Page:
Ask Dr. SETI ®
It seems to me that if we are looking for a beacon, and if a civilization were to engineer one, it would probably take advantage of low absorption frequencies and probably the antenna gain available from a dish at high frequencies. But if a civilization had no beacon, at which frequency should we look? We emit huge amounts of power at very low frequencies. Large commercial radio stations are 50,000 Watts, and military VLF is much more (on the order of MegaWatts).
I realize that with a lower frequency, antenna gain and angular resolution go way down. But the power available at low frequencies is so huge, I wonder if searching those frequencies might give us the first hint that a civilization exists, even if we would not have the resolution to know where it was coming from.
Or does the antenna gain of the big dishes make up for the higher power in the lower radio frequencies? Are the low frequency radio stations less detectable, even with their high power?
Dick H., via email
The Doctor Responds:
The problem with very low frequency SETI is that the ionosphere effectively blocks most of the signal energy which might otherwise reach Earth. That is one of the reasons that Grote Reber moved to Tasmania (Australia's southernmost state) -- he was doing low frequency radio astronomy, and thought he could see through the hole in the ozone layer. (A better solution would be to observe from space, but the costs are prohibitive!)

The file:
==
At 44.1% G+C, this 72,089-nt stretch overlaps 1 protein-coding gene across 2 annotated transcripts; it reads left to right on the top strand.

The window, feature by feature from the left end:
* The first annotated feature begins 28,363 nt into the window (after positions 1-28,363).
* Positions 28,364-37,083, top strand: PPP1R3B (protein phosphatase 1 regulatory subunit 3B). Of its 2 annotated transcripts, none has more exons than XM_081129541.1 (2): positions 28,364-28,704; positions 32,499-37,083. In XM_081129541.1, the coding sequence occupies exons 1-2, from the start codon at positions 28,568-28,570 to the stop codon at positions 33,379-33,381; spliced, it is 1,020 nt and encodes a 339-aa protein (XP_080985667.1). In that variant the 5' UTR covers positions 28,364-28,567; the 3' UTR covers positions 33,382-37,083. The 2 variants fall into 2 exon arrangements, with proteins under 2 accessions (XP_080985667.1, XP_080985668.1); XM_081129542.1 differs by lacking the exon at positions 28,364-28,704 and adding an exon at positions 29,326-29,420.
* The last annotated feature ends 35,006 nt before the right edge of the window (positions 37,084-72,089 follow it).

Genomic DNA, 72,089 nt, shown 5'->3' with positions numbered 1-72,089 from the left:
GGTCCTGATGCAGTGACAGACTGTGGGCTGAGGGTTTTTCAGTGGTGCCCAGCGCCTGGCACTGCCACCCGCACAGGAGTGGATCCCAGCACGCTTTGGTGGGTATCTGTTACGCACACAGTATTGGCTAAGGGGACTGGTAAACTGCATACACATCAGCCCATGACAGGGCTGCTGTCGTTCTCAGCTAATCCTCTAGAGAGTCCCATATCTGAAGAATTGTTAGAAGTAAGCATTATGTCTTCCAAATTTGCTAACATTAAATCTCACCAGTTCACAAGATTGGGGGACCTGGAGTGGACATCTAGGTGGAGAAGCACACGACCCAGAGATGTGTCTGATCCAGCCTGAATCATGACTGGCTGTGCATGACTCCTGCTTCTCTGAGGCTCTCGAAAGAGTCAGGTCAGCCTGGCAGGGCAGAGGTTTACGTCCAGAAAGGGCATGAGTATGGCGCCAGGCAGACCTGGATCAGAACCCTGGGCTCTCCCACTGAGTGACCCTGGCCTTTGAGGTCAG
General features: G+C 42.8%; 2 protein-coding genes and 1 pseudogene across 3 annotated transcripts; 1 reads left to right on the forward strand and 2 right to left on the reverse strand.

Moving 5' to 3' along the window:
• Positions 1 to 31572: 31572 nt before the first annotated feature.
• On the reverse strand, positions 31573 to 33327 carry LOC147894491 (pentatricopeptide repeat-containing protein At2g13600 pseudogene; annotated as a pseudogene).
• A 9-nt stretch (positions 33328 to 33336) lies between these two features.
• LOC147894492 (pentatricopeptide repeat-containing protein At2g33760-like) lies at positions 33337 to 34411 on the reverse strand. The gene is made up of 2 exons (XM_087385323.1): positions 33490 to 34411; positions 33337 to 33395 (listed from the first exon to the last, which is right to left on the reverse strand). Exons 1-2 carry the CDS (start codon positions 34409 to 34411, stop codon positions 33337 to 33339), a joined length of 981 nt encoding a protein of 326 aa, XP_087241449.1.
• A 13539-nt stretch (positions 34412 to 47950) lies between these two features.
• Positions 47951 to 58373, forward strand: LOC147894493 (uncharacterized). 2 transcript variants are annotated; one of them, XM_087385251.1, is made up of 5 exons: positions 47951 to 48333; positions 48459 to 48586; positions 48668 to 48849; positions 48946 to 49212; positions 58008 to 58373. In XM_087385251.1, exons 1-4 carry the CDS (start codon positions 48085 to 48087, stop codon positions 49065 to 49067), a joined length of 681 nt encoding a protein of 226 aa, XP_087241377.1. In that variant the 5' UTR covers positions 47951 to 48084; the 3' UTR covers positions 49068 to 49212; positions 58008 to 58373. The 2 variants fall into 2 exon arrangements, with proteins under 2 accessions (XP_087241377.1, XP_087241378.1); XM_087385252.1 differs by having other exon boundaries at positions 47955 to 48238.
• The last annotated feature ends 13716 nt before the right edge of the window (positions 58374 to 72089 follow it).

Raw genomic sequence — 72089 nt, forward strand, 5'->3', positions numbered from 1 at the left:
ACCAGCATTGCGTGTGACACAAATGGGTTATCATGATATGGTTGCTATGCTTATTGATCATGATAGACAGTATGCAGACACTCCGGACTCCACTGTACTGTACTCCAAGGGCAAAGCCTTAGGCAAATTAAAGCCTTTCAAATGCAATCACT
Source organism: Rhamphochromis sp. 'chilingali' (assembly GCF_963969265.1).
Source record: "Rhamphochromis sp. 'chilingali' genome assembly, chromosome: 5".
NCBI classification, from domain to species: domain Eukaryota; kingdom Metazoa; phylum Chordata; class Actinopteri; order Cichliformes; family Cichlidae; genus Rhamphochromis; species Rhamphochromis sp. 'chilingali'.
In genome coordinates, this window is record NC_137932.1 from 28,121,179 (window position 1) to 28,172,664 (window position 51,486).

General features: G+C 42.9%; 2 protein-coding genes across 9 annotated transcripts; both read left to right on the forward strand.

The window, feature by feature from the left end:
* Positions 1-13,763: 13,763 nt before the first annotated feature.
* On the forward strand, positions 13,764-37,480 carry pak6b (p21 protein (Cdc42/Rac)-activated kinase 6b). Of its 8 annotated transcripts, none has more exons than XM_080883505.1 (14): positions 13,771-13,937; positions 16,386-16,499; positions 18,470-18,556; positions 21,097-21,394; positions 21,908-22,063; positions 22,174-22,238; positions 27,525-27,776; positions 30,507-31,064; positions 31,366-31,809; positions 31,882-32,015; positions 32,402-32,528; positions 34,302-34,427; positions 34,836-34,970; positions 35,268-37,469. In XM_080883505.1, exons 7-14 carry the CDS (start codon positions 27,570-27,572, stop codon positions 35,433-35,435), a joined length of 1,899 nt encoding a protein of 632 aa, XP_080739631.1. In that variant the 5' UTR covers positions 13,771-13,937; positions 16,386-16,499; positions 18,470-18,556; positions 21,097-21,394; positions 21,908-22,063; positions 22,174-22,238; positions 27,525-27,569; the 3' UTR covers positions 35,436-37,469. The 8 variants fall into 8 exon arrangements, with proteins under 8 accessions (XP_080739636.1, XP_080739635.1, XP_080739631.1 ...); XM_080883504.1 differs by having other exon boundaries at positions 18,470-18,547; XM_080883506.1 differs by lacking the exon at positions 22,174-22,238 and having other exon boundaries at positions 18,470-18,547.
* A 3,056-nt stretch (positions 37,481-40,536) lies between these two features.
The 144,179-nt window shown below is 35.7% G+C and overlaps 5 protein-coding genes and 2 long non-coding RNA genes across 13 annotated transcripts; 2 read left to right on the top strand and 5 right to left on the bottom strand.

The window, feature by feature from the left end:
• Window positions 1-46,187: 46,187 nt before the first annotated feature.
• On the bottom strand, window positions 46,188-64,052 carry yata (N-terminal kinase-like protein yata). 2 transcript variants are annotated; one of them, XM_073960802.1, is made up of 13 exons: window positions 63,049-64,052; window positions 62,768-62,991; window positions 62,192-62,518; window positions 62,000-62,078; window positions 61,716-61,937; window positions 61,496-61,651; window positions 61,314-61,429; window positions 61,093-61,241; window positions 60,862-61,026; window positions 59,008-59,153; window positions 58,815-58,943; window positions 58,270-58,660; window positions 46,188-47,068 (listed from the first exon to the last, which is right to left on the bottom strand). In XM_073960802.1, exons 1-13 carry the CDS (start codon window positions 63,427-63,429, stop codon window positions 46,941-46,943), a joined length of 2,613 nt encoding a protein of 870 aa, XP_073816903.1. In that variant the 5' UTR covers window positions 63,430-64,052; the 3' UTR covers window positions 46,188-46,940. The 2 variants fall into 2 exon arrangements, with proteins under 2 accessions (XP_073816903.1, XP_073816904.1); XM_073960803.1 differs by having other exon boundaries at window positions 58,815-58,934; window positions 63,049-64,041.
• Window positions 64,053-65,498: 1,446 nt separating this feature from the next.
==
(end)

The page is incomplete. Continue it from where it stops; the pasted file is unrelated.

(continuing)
Yes, it's true that additional antenna gain helps, and this seems to favor the higher frequencies. In fact, given a fixed antenna size, such gain dominates the link analysis, more than compensating for power differences with increasing frequency. Here's my back-of-the-envelope calculation:
Assume that, on average, available power decreases linearly with increasing frequency. That means every time you double the frequency, you have three dB less signal available. But according to the Inverse Square Law (which Congress forgot to repeal when they cancelled the NASA SETI program), free space isotropic path loss increases with the square of frequency. That means that every time you double frequency, you have 6 dB more signal loss enroute. Combining these two effects, it sounds like the net penalty for increasing frequency by a factor of two is going to be about 9 dB.
But, for a given physical antenna size, antenna gain increases with the square of frequency. That means if you double frequency, you've picked up six dB in the antenna (all else remaining equal).
So, it sounds as though the net penalty for doubling frequency is three dB (the sum of the above two effects). Only, remember that in any communications path, there are two antennas (one for transmit, and the other for receive). Since each antenna experiences a gain increase of 6 dB for a doubling of frequency, the overall result is that doubling frequency gives you a total system improvement of 3 dB (assuming fixed antenna size at both ends) -- even neglecting ionospheric effects.
These are only rough calculations, to be sure. But they tend to underscore why higher frequencies are favored for space communications in general, and point-to-point interstellar contact in particular. Even factoring in power and path loss considerations, the higher the frequency the better (up to a point, of course!)
What that point might be has yet to be determined.
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this page last updated 27 September 2003
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